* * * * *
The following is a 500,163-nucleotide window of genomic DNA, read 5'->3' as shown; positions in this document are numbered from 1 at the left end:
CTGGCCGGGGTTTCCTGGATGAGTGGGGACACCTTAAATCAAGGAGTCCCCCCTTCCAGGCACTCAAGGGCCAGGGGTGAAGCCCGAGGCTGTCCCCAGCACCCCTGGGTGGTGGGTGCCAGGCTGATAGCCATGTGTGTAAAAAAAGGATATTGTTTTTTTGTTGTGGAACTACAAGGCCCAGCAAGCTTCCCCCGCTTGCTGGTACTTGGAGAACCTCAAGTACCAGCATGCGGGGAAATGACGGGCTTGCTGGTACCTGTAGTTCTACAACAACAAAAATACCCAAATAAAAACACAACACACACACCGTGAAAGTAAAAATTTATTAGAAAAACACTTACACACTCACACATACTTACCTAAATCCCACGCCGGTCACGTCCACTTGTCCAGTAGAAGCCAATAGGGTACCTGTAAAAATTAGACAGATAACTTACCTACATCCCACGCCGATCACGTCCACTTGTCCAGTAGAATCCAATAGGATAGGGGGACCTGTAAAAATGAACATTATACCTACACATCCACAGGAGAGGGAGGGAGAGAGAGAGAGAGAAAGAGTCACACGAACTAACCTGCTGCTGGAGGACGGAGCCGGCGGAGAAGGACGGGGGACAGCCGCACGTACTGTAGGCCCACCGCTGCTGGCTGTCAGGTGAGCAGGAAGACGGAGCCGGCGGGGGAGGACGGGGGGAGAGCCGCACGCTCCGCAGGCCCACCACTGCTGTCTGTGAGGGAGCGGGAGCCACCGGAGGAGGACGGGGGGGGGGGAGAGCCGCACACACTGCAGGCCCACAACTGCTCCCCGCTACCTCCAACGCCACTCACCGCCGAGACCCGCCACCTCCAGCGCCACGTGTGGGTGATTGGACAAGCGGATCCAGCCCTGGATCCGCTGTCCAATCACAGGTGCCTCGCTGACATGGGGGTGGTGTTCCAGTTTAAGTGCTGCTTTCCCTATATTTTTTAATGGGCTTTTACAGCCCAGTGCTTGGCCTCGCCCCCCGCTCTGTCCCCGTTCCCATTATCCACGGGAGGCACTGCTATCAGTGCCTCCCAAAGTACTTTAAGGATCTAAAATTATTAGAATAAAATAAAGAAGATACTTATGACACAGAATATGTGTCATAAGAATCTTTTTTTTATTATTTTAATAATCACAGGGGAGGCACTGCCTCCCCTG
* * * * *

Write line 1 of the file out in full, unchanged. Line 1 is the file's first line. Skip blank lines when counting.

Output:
The following is a 500,163-nucleotide window of genomic DNA, read 5'->3' as shown; positions in this document are numbered from 1 at the left end: